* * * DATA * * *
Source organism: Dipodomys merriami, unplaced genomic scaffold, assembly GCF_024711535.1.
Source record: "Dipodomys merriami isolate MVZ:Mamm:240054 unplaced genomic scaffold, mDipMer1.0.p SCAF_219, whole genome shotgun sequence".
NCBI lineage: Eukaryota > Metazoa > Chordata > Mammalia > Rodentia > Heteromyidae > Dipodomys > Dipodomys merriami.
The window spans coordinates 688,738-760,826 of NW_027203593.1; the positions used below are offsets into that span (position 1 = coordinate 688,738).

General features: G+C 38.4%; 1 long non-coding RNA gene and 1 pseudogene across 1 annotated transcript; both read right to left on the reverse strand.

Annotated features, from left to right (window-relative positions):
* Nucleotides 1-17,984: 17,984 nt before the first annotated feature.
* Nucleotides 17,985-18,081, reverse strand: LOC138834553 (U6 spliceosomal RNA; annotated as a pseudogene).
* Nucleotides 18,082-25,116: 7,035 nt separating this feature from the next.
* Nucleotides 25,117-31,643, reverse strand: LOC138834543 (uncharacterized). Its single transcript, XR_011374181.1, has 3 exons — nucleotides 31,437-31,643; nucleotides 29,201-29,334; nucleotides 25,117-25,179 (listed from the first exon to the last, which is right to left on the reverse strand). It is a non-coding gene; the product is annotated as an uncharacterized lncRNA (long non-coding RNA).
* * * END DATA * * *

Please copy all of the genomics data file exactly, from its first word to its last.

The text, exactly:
Source organism: Dipodomys merriami, unplaced genomic scaffold, assembly GCF_024711535.1.
Source record: "Dipodomys merriami isolate MVZ:Mamm:240054 unplaced genomic scaffold, mDipMer1.0.p SCAF_219, whole genome shotgun sequence".
NCBI lineage: Eukaryota > Metazoa > Chordata > Mammalia > Rodentia > Heteromyidae > Dipodomys > Dipodomys merriami.
The window spans coordinates 688,738-760,826 of NW_027203593.1; the positions used below are offsets into that span (position 1 = coordinate 688,738).

General features: G+C 38.4%; 1 long non-coding RNA gene and 1 pseudogene across 1 annotated transcript; both read right to left on the reverse strand.

Annotated features, from left to right (window-relative positions):
* Nucleotides 1-17,984: 17,984 nt before the first annotated feature.
* Nucleotides 17,985-18,081, reverse strand: LOC138834553 (U6 spliceosomal RNA; annotated as a pseudogene).
* Nucleotides 18,082-25,116: 7,035 nt separating this feature from the next.
* Nucleotides 25,117-31,643, reverse strand: LOC138834543 (uncharacterized). Its single transcript, XR_011374181.1, has 3 exons — nucleotides 31,437-31,643; nucleotides 29,201-29,334; nucleotides 25,117-25,179 (listed from the first exon to the last, which is right to left on the reverse strand). It is a non-coding gene; the product is annotated as an uncharacterized lncRNA (long non-coding RNA).